The 5 Best Temples in Nara, Japan

The 5 Best Temples in Nara, Japan

Todaiji Temple, in Nara Japan.

Japan’s first capital from 710 to 784, Nara is known for being home to some of Japan’s most otherworldly temples and shrines. Among the city’s precious spiritual sites, the best-known are the Nanto Shichi Daiji (The Seven Great Temples of Nara), a collection of seven major temples that existed in Heijo-Kyo (Nanto, Nara) and its surrounding areas and were protected by the Imperial Court.

Visiting Nara’s serene temples is a unique way to delve deep into the culture, traditions, and history of Japan which you won’t find anywhere else.

Check out some of the most important Nara temples, and shrines that are must-sees on your next visit.

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The 5 Best Temples in Nara

Todaiji Temple

Todaiji Temple, in Nara, Japan.

Constructed in 752 on the order of Emperor Shomu, the Todaiji Temple (Todai ji temple) is a Buddhist temple complex that was once one of the powerful Seven Great Temples of Nara. This alluring temple is located in the northern part of Nara Park and comprises a variety of breathtaking structures.

Must-sees in the temple include the Great Buddha Hall (大仏殿 Daibutsuden), the largest wooden structure in the world, which houses the world’s largest bronze statue of the Buddha Vairocana, known in Japanese as Daibutsu (大仏).

Also known as the Great Eastern Temple, Todaiji also harbors the magnificent Nigatsudo Hall, which has a big balcony overlooking Nara Park.

Address: 406-1 Zoshicho

Kofukuji Temple

Kofukuji Temple, in Nara, Japan.

Kofukuji Temple (Kofuku ji Temple) is a Buddhist temple founded in 669 as the family temple of the powerful Fujiwara clan. At the height of Fujiwara’s power, the temple consisted of over 150 buildings.

The temple is one of Nara’s eight historic monuments inscribed on UNESCO’s World Heritage List, and boasts several buildings that are designated national treasures. Highlights include a five-storied pagoda — Japan’s second tallest wooden pagoda —, the Central Golden Hall, destroyed by fire roughly 300 years ago, and the Eastern Golden Hall, home to a giant statue of the Yakushi Buddha.

While exploring the temple grounds, be sure to stop by the National Treasure Museum, which displays exhibits a great art collection.

Address: 48 Noboriojicho

Kasuga Taisha Shrine

Kasuga Grand Shrine is Nara’s oldest and most famous shrine. Established in 768 CE to enshrine the local deity, the beautiful UNESCO World Heritage Site is known for harboring 3,000 stone and bronze lanterns, as well as brilliant vermilion columns with white walls surrounded by lush green trees.

One of the temple’s most notable structures is the Treasure House, which houses a collection of precious historical artifacts like ornate taiko drums used in gagaku from the Kamakura period, arrows with crystal whistles from the Heian period, and bronze mirrors of the Heian and Nanboku-cho periods.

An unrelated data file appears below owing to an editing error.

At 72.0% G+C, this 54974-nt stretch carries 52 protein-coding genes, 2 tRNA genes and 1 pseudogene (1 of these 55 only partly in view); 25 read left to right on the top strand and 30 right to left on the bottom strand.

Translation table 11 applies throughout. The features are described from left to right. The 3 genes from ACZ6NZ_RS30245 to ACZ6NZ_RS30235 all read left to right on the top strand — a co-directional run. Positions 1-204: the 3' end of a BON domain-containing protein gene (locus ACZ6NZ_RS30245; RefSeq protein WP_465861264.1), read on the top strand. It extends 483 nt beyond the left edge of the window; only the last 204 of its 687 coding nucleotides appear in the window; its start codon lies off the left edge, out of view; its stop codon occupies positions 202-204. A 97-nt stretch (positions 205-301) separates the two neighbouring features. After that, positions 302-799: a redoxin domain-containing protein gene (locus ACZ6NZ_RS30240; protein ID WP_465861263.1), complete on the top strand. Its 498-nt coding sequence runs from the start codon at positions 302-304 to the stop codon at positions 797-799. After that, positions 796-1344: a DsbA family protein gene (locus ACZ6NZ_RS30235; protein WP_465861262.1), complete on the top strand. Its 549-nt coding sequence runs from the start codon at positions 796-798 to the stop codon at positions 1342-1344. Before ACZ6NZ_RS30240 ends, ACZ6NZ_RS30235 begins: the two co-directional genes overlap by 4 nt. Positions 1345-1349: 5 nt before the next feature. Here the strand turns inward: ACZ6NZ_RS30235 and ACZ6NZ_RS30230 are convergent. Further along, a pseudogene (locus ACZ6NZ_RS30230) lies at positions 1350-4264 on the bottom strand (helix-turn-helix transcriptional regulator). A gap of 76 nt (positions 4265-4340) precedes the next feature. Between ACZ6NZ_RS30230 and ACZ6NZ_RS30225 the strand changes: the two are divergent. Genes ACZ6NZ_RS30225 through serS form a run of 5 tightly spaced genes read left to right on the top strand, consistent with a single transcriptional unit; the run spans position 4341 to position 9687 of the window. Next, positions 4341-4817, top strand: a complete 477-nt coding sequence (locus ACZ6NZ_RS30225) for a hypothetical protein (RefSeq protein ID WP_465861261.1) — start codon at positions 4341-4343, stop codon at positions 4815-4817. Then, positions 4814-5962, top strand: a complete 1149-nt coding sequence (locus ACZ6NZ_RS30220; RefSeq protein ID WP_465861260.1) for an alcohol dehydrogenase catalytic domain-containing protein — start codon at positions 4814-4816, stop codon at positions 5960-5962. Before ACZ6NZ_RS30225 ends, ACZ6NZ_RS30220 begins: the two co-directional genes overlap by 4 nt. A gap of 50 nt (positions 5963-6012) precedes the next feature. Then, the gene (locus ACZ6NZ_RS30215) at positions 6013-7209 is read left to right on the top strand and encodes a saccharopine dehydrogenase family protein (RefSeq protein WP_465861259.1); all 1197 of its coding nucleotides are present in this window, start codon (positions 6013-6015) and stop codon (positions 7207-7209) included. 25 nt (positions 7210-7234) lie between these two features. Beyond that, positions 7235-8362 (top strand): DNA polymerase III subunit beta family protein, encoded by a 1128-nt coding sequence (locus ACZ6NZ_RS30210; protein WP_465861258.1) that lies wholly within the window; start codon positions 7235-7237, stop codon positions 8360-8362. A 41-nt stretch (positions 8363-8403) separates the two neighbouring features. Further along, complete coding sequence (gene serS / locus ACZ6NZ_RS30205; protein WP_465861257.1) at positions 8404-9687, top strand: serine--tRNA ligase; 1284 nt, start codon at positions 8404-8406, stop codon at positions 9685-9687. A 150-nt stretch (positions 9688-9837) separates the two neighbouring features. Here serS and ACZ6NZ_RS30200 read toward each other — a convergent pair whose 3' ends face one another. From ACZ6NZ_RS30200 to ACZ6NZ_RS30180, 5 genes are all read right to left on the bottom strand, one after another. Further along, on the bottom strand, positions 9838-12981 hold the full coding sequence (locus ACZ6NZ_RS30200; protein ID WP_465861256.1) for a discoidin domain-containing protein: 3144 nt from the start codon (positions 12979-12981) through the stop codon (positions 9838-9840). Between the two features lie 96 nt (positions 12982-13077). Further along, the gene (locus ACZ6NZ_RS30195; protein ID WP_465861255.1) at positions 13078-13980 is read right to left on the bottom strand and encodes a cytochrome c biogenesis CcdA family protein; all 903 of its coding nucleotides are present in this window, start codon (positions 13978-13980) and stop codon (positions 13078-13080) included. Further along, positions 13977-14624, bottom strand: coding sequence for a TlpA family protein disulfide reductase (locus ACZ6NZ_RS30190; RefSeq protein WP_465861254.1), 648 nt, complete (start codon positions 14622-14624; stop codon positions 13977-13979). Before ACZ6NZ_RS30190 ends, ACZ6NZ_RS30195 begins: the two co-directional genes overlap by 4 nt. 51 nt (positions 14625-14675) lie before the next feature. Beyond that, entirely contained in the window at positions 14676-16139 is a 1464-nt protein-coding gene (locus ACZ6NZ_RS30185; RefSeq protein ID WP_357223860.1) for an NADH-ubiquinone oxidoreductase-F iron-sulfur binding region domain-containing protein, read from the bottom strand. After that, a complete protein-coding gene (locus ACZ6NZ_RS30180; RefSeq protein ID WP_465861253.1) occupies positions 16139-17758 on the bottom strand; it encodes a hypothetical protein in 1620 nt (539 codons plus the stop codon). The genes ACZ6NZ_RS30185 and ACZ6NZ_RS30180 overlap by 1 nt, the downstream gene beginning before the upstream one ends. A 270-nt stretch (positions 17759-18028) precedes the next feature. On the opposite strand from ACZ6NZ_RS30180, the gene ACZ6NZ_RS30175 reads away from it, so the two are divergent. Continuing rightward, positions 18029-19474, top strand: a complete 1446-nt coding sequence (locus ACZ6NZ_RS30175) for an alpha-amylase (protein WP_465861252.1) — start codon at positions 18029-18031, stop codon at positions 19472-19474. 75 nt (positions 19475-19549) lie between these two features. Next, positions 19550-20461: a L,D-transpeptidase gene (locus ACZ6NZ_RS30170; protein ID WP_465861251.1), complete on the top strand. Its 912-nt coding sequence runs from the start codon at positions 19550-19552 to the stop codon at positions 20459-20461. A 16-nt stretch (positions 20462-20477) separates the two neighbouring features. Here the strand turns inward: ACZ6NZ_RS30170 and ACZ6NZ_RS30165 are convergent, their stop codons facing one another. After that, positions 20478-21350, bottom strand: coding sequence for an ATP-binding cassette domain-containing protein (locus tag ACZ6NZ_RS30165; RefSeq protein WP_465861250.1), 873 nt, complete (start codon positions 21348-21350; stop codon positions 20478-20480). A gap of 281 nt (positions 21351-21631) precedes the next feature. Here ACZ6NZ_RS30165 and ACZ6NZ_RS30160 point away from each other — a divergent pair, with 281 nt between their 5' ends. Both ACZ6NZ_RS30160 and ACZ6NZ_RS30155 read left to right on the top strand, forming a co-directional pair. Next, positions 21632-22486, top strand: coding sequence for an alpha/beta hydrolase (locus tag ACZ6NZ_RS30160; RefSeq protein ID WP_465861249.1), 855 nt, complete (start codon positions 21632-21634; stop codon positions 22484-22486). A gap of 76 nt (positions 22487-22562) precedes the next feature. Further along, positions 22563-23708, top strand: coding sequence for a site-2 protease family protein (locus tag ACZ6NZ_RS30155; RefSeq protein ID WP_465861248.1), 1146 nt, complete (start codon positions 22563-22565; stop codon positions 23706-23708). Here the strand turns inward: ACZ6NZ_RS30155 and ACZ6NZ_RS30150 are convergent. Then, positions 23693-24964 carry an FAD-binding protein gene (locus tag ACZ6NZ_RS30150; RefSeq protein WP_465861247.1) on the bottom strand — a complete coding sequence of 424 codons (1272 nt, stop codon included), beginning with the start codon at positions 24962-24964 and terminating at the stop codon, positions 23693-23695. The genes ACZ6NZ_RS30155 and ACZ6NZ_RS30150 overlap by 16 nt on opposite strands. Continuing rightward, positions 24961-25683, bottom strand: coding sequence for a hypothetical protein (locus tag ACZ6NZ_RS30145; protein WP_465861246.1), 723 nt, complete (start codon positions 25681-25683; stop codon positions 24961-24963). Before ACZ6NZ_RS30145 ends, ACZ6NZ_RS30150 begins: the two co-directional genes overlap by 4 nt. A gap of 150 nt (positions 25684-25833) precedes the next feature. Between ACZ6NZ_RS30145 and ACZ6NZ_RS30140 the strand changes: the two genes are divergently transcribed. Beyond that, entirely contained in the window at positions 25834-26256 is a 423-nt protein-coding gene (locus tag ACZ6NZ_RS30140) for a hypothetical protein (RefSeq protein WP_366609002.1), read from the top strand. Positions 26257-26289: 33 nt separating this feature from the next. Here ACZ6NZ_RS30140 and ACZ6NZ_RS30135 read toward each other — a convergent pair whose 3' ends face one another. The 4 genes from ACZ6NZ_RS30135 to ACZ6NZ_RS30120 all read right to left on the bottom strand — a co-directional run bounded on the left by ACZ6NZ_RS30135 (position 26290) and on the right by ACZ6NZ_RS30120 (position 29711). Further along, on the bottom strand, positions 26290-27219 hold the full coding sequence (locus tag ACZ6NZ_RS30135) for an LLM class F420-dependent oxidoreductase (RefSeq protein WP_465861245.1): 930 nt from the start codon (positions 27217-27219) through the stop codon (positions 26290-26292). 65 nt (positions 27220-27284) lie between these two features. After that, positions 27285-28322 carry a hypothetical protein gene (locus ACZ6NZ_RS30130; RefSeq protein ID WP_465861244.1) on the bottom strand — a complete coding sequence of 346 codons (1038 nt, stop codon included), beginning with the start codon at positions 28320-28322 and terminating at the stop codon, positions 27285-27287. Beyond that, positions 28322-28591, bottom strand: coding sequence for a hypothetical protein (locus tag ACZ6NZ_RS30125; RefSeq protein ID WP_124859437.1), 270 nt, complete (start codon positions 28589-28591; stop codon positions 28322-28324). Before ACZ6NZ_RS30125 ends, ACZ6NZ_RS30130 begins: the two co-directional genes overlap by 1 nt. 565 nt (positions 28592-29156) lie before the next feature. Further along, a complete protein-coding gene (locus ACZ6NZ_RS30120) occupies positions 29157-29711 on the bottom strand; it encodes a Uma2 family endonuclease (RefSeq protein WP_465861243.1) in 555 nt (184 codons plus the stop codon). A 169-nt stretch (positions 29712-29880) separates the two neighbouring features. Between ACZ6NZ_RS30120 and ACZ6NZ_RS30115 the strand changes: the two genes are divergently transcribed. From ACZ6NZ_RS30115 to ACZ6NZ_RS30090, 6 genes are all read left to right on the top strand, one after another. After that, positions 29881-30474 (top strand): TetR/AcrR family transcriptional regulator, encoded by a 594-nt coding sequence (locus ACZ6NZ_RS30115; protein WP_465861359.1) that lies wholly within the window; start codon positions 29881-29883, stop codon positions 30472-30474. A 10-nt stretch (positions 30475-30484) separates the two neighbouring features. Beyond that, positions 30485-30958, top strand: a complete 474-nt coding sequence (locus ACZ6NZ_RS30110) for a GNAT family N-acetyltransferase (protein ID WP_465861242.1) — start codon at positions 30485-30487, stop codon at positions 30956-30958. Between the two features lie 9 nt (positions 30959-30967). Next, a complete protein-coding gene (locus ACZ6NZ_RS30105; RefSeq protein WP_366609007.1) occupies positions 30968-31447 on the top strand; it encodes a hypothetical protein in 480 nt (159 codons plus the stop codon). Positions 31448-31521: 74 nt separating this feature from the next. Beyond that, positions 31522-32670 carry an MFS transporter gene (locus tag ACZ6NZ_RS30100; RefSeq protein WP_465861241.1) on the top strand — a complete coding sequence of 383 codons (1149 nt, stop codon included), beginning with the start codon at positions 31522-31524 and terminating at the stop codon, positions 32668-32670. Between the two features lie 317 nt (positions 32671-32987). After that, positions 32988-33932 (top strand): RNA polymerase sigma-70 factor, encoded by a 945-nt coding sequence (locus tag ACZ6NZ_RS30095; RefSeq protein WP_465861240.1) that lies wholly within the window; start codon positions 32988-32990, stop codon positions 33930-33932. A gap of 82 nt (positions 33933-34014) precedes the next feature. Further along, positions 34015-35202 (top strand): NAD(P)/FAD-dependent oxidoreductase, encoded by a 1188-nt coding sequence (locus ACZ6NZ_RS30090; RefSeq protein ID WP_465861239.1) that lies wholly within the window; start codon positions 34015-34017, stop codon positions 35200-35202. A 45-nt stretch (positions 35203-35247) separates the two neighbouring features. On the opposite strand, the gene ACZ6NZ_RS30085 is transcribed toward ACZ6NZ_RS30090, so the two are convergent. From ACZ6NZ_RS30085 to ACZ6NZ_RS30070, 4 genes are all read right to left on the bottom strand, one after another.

The best time to visit Kasuga? During the springtime (late April and early May), when the shrine’s delicate wisteria trees are in full bloom.

One beautiful aspect of this shrine is the many wisteria trees known as “Sunazuri-no-Fuji” that bloom in late April and early May.

Address: 160 Kasuganocho

Saidaiji Temple

Saidaiji Temple, Nara, Japan.

Saidaiji Temple was commissioned in 765 by Emperor Shōtoku as a counterpart to the Todai-ji. Also known as the Great Western Temple, Saidaiji used to cover an area of almost 50 hectares, and harbored harbor around 110 buildings, including two dreamy pagodas.

A series of natural disasters during the Heian period (794–1185) destroyed most of the temple’s original structures. The buildings currently standing within the temple complex are the main hall, Aizen-do Hall, and Shio-do Hall, which were built during the mid-Edo Period (1603-1868).

Today, this famous temple is particularly known for its annual tea ceremony, which was begun centuries ago, and where matcha tea is served in gigantic tea bowls.

Address: 1 Chome-1-5 Saidaiji Shibacho

Yakushi-ji Temple

Yakushi-ji Temple, Nara, Japan.

Yakushi-ji is one of the most famous imperial and ancient Buddhist temples in Japan. Established 1,300 years ago by Emperor Tenmu to pray for the recovery of his consort (who would later become Empress Jito) from an illness.

The East Pagoda, completed in 730 during the Nara period, is the only original 8th-century structure at Yakushi-ji. Standing at 112 ft, it’s regarded as one of the finest pagodas in Japan and represents the architecture of the Hakuhō to Tenpyō periods. Each of the pagoda’s floors is beautifully decorated with a mikoshi, a type of skirt.

Yakushi-ji’s main object of veneration is Yakushi Nyorai, also known as “The Medicine Buddha”, which was one of the first Buddhist Deities to arrive in Japan from China in 680, and gives the temple its name.

Address: 457 Nishinokyocho


What is famous in Nara?

Nara is famous for its gorgeous religious sites. The city is home to 8 temples, shrines, and ruins, specifically Tōdai-ji, Saidai-ji, Kōfuku-ji, Kasuga Shrine, Gangō-ji, Yakushi-ji, Tōshōdai-ji, and the Heijō Palace, together with Kasugayama Primeval Forest, collectively form the Historic Monuments of Ancient Nara, a UNESCO World Heritage Site.

What are the most famous temples in Nara?

The 5 top temples in Nara are:

  • Todaiji Temple;
  • Kofukuji Temple;
  • Kasuga Taisha Shrine;
  • Saidaiji Temple;
  • Yakushi-ji Temple.

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